This looks like a draft for a peer-reviewed journal paper, and hence targeted at a different audience than me and presumably a lot of others. Can't comment on the facts as I got lost on the 2nd para! I'm sadly not a computer scientist. I've got no problems with such stuff appearing on OSNEWS though - makes a break from looking at log files :-)

Ars Technica has a great introduction to hyperthreading
by Roel Schroeven on Thu 13th Mar 2003 11:40 UTC

If you want to know what hyperthreading is all about, in understandable English, read the great article at Ars Technica:

Re: Re: Contributing Editor Intel Researchers
by mmu_man on Thu 13th Mar 2003 12:48 UTC

> >To me that looks a bit too "scientific" for the average OSNews reader
> I don't think so. Supposedly most of our readers are actually programmers/engineers:

Yes, though this looks more like a Ph.D. paper ;)
(don't have anything against that btw)

Re: who wrote this?
by Jim on Thu 13th Mar 2003 13:05 UTC

Page 5 lists the references and authors. The article was written by 5 PhD’s (to include other degrees). Intel has always been very good about providing in depth documentation about their microprocessor architecture. You have to wonder about it's usefulness to AMD sometimes.

Re: Contributing Editor Intel Researchers
by Sagres on Thu 13th Mar 2003 13:57 UTC

To me that looks a bit too "scientific" for the average OSNews reader, but maybe I'm wrong ;)

Don't let the math formulas fool you, these kind of scientic articles always have them but no one really reads them, unless of course there's no source code examples and we really have to ;)

Instruction streams...
by lamo on Thu 13th Mar 2003 16:16 UTC

I am surprized that OpenMP helps. It would seem the best case would be two instruction streams that are not related. OpenMP is usually used to create threads doing the same operations. In this case it is would be seem that they would be competing for the same resource. Perhaps this make up for the lack of registers in a p4. Does having the second state allow more data to flow to the same resources? Anyone know?

I did not see mention of the negatives. Is it just die space or do single streams get a performance/latency hit?

I would imagine with the poor state of smp in most OSS kernels that pretending to have two processors could easily more then make up for that performance increase.
I have seen lots of tests where 2 processors slows the linux kernel down instead of speed it up.

But perhaps on a HPTC machine having a separate virtual processor to handle os requests might not be too bad.

Anyone know what the big p4 Xeon linux clusters do about hyper threading?

So/So Performance
by Hank on Thu 13th Mar 2003 18:57 UTC

Lets take a close look at their results, referring to figures 13 and 14. The hyperthreading is giving them at best a 13% speed boost over the non-hyperthreading scenario. This is evident in the single processing case. The inherent parallelism of the operation is evident by the fact that they get a nearly factor of 2 speed improvement in the dual processor case. The speedup in the hyperthreaded dual processors is simply an aggregate of the ten percent speed gains within each processor. What Figure 13 is therefore showing is that even in cases where parallelism is excellent in the algorithm, by evidence of the boost in the DP score, we still only get marginal speed improvements with hyperthreading.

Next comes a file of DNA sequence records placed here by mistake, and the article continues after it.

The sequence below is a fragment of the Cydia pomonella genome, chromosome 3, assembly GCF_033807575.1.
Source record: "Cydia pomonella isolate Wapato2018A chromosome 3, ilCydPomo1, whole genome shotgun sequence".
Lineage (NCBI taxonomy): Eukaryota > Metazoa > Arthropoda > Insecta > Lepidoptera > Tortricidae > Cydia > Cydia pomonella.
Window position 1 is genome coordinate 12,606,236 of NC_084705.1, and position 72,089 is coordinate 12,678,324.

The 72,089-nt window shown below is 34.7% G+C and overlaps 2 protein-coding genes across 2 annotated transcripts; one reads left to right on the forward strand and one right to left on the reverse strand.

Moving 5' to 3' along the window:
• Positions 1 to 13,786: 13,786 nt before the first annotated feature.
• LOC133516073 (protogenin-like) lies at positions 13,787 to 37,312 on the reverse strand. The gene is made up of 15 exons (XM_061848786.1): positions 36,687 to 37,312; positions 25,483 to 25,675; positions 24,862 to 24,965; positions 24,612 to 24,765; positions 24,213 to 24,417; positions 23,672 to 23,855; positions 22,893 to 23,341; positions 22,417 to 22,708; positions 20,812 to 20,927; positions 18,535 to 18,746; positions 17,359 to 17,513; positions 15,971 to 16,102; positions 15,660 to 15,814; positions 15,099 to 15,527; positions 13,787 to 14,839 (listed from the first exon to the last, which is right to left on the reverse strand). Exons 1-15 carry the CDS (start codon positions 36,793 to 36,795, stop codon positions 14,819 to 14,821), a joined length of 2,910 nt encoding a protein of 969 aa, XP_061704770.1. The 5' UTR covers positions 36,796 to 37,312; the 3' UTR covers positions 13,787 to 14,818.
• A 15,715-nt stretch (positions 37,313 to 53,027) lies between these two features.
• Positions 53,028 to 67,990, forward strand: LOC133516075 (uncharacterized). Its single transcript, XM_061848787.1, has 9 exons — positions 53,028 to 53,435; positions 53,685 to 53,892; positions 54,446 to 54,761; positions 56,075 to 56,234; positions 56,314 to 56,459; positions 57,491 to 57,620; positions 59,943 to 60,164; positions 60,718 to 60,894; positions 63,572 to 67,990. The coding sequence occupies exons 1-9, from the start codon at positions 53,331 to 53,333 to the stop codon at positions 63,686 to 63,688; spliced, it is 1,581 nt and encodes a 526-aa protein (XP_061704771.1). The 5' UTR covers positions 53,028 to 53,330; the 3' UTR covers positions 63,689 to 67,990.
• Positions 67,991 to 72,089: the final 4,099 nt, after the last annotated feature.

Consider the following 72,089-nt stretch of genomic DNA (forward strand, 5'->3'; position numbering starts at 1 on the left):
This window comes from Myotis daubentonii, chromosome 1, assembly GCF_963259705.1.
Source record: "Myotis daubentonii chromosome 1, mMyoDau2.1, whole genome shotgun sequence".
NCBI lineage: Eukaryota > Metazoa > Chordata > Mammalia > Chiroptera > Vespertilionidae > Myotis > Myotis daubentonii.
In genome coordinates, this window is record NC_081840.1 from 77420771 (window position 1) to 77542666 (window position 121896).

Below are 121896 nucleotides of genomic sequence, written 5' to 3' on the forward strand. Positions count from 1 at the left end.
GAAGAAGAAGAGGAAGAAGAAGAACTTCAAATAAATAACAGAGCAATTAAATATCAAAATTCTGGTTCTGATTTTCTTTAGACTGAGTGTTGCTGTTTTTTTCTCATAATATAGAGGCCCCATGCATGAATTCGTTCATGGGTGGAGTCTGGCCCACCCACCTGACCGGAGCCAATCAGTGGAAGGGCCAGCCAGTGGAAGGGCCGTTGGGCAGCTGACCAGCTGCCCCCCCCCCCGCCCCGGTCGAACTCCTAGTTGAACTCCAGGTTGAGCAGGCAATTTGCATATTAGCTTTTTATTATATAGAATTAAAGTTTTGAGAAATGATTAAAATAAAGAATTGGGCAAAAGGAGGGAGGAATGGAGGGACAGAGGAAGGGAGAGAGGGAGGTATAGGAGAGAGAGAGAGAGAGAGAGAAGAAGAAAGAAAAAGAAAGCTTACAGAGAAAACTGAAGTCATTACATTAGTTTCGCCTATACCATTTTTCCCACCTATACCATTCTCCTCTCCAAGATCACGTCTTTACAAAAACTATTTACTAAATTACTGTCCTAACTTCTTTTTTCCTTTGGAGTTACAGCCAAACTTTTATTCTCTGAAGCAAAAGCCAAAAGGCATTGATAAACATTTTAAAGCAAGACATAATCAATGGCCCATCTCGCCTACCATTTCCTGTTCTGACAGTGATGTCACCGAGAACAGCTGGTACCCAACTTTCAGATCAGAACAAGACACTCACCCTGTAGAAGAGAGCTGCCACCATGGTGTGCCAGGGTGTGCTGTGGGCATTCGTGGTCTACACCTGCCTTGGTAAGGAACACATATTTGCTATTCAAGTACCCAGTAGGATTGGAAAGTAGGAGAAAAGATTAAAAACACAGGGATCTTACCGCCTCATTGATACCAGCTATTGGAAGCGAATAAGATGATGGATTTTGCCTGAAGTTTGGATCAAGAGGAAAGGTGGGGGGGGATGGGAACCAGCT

Figure 14 shows an inherent problem with trying to fool the system into thinking there are four processors instead of only two as well. As it states, the algorithm is really only working on three processes simultaneously. The system, believing it has four full fledge processors, is therefore inefficiently distributing idle tasks among the two physical processors, in deference to the four simulated processors. This therefore shows that there can be a functional decrease in speed in a hyperthreaded system. The single processor hyperthreaded case for the algorithm used in Figure 14 did perform very well, but again it is evident that the algorithm itself lends itself to parallelism, by looking at the dual processor case.

This article therefore highlights two things in my mind:

1. OpenMP is effective in parallelizing algorithms "on the fly" so to speak.
2. Hyperthreading does increase performance, but not substantially.

Are there articles on simultaneous thread executions on completely different computations, rather than functionally parallel threads. For example, what kind of speed up would there be if one thread was doing the SVM calculation and the other was doing the AVSR one? Better still, what would happen if we distributed two threads for SVM execution and three for AVSR? Interesting thoughts....

OpenMP and Optheron support
by Guma on Fri 14th Mar 2003 16:39 UTC

Does any one know it AMD has any tools for openmp in works?
Anyone else owrking on this? Will intel Compiler (in 32 bit only:( will work on Optheron?